Another waste of money
I guess that I owe the folks at the Metropolitan Entertainment and Convention Authority a half-hearted apology.
I have criticized their expenditure of $80,000 to have a firm come up with the name “The RiverFront” for Omaha’s riverfront redevelopment.
While this was an incredible waste of money, it pales in comparison to what is going on in the state of South Dakota.
South Dakota apparently paid a Minnesota advertising firm $450,000 for the anti-drug campaign “Meth. We’re On It.”
The campaign triggered an avalanche of ridicule both locally and nationally. To quote The World-Herald’s own editorial cartoonist Jeff Koterba, it was an “expensive, poorly conceived slogan.” I agree.
John A. Zukaitis, Omaha
Move past impeachment talk
Please stop all the talk on the impeachment of President Donald Trump.
Let him finish his term and use the money for reduction of taxes or balancing the federal budget.
Then do not re-elect Trump in 2020.
Carolyn Wells, Omaha
Beats the alternative
In a Nov. 28 Public Pulse letter, “Kudos to McCollister,” Gary Welch extolled State Sen. John McCollister’s bashing of President Donald Trump.
While there were some truisms mentioned that we cannot deny, the writer seems to forget what the alternative was to the president’s election: Hillary Clinton.
One should honestly consider what a Clinton White House would entail, considering all that Bill and Hillary have done in the past.
As a nationally prominent minister has stated, “The election of Donald Trump might not have been the ideal of many people, but it was our best option.”
If there was a moral contest in the election involving these two candidates and their political parties, Trump would win hands down, and that is important to most people in the Midwest.
As Abraham Lincoln said, “You can fool all the people some of the time, and some of the people all the time, but you cannot fool all the people all the time.”
My best guess is that McCollister and Welch will have to figure out the bigger picture of the Trump White House.
Wayne B. Rupp, Weeping Water, Neb.
Grateful to McCollister
I can’t express enough the gratitude I have for State Sen. John McCollister for his recent article “It’s time to stand up to Trump,” (Nov. 23 Midlands Voices), calling on his fellow Republicans to do what is right regarding the president.
His words perfectly articulated so many of my own feelings, and with that it gave me hope. Hope that there are leaders still brave enough to say what they believe, what is right and true, in spite of the backlash they are likely to receive.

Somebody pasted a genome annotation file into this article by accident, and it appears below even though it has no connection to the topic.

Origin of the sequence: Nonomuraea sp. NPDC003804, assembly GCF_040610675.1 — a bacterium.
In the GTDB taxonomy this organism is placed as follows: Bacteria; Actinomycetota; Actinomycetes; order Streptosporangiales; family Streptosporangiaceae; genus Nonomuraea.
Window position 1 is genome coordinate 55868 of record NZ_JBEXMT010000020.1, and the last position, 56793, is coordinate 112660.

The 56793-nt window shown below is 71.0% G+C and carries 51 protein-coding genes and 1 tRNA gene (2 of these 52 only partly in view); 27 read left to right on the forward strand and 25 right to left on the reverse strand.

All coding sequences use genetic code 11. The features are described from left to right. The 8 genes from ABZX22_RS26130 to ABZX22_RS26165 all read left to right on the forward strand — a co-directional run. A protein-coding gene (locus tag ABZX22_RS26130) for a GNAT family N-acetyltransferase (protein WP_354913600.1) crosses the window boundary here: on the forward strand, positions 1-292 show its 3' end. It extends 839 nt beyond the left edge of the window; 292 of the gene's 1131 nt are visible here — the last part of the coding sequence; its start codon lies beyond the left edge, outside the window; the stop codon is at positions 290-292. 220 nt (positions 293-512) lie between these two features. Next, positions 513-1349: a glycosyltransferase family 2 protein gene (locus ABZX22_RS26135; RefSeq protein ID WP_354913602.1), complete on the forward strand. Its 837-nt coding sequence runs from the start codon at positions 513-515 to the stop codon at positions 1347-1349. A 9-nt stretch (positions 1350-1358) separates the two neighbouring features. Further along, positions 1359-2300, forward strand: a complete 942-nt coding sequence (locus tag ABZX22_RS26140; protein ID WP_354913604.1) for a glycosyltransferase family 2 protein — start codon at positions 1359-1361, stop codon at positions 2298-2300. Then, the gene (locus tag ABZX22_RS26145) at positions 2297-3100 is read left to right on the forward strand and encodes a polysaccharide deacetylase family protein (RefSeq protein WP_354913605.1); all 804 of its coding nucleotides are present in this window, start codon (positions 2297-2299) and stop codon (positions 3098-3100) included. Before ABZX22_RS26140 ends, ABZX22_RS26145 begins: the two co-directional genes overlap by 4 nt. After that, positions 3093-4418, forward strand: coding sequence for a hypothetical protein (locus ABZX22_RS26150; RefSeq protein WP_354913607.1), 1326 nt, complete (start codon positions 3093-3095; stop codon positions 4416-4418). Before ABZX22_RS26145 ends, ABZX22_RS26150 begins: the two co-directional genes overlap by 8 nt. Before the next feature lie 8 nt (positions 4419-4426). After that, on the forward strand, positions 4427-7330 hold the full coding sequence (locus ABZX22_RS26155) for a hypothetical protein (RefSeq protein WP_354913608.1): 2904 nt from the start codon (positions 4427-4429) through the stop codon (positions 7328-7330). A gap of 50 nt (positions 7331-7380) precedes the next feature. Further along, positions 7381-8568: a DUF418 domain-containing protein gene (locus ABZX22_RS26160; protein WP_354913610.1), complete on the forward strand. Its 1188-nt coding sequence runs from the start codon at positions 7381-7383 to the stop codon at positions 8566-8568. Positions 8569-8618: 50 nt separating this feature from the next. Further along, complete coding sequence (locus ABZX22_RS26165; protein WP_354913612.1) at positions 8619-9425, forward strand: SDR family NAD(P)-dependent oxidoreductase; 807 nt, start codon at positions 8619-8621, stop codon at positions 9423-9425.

As many Republican leaders justify over and over again the highly questionable actions of the president, never even considering holding him accountable, they are disregarding the Republican Party values of rule of law and commitment to the constitution.
Tolerance is a tricky thing.
It can be an important skill that teaches patience and gives the opportunity for success and understanding.
On the other hand, tolerance, particularly in extreme cases, can lead to a complete loss of morality. It can usher in justifications that alter our ideals.
While justifications and tolerance have always been a part of politics, this current president has brought Republican leaders to the other side of tolerance.
They have lost their morality and true commitment to the party ideals — ideals which seem now, more than ever, to be muffled and almost non-existent.
I hope more Republican leaders can follow McCollister on the right side of history and hold the president accountable for his unconstitutional actions.
Amanda Freestone, Omaha
Commitment to Kurds
It was reported Nov. 24 in The World-Herald that Vice President Mike Pence went to Iraq to assure our Kurdish allies that our commitment to them hasn’t changed.
Since pulling our military advisers out of northern Syria, 200,000 Kurds have been forced to leave their homes, many fleeing to Iraq.
And hundreds of Kurds have been killed by Turkish fighters since our withdrawal.
What do the Kurds, who lost over 11,000 fighting ISIS, think about our unchanged policy?
Two words: betrayed and abandoned.
Gary Neumann, Omaha
Use wealth for good
Who is Tom Steyer? This is a man with too much money and no common sense.
He is running for president of the United States.
Why doesn’t Steyer, with an estimated net worth of $1.6 billion, pledge with others already in place to eradicate polio in Afghanistan and Pakistan?
These are the only countries left where polio exists.
This proposal makes good sense.
Or Steyer could address hunger and homelessness here in the U.S.
Stan Lessmann, Omaha
Dismayed by transfers
If you didn’t already know that attorney James Martin Davis was a defense attorney who would do or say anything to help his clients get away with their alleged crimes, read “Attorney: Prosecutor succumbed to pressure,” Nov. 29 World-Herald.
Davis says that a 17-year-old who nearly stabbed his girlfriend to death and a 16-year-old who fired a gun at police should not be tried as adults, but should go to juvenile court. That’s all you need to know.
Dave Reeble, Omaha
A thanks for lunch
During November, my wife and I were out running errands. We stopped to eat at Jimmy’s Egg.
When we were ready to leave and asked for the bill, the waitress said it had already been paid.
We want to thank the person who paid for our lunch. We will surely pass it along.
Jim Breeden, Omaha
Air Force veteran, 1954-58